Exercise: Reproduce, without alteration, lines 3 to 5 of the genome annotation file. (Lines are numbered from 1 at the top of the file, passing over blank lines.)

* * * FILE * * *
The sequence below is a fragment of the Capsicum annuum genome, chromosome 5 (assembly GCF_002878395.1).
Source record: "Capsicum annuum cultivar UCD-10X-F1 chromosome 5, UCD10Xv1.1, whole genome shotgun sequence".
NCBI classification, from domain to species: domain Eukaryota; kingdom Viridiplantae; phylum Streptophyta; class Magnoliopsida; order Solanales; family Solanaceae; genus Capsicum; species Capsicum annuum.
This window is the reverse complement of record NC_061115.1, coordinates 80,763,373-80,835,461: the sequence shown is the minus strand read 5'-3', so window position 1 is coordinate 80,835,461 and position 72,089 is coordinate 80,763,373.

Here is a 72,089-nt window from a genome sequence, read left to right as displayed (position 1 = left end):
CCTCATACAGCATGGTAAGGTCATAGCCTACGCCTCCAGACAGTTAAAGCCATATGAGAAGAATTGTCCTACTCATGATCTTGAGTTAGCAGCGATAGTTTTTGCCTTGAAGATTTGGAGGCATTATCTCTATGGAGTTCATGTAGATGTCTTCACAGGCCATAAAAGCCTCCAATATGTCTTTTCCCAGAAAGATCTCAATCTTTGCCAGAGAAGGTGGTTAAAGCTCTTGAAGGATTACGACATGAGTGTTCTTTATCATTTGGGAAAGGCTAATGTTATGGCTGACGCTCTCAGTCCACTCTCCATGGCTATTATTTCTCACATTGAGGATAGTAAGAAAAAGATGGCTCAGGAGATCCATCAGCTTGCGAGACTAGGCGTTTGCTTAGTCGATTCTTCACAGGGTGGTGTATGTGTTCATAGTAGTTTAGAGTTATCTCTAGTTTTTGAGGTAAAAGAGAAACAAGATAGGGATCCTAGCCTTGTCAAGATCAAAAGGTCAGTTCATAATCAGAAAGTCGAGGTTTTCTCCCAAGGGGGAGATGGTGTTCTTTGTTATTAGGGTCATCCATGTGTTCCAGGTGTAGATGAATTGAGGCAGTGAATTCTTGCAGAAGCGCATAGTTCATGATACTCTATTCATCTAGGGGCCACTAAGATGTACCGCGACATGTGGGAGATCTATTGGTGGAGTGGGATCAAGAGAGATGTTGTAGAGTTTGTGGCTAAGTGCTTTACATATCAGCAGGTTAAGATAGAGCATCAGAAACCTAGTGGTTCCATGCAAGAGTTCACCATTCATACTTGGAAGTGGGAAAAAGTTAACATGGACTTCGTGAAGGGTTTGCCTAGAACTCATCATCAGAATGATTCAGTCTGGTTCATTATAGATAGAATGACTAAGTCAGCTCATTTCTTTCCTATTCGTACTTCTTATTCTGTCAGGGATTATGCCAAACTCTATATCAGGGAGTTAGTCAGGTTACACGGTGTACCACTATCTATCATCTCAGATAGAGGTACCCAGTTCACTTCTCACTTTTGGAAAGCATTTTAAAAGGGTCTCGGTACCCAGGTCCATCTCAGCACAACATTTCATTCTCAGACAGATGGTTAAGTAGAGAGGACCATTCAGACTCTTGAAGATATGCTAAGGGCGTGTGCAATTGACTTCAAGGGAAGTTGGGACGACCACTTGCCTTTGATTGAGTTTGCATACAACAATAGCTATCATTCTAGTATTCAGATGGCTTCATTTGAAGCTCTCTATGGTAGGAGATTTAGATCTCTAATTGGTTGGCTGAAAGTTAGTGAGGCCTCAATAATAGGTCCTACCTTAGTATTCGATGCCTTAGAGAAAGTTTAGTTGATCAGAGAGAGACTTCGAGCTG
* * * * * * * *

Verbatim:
NCBI classification, from domain to species: domain Eukaryota; kingdom Viridiplantae; phylum Streptophyta; class Magnoliopsida; order Solanales; family Solanaceae; genus Capsicum; species Capsicum annuum.
This window is the reverse complement of record NC_061115.1, coordinates 80,763,373-80,835,461: the sequence shown is the minus strand read 5'-3', so window position 1 is coordinate 80,835,461 and position 72,089 is coordinate 80,763,373.

Here is a 72,089-nt window from a genome sequence, read left to right as displayed (position 1 = left end):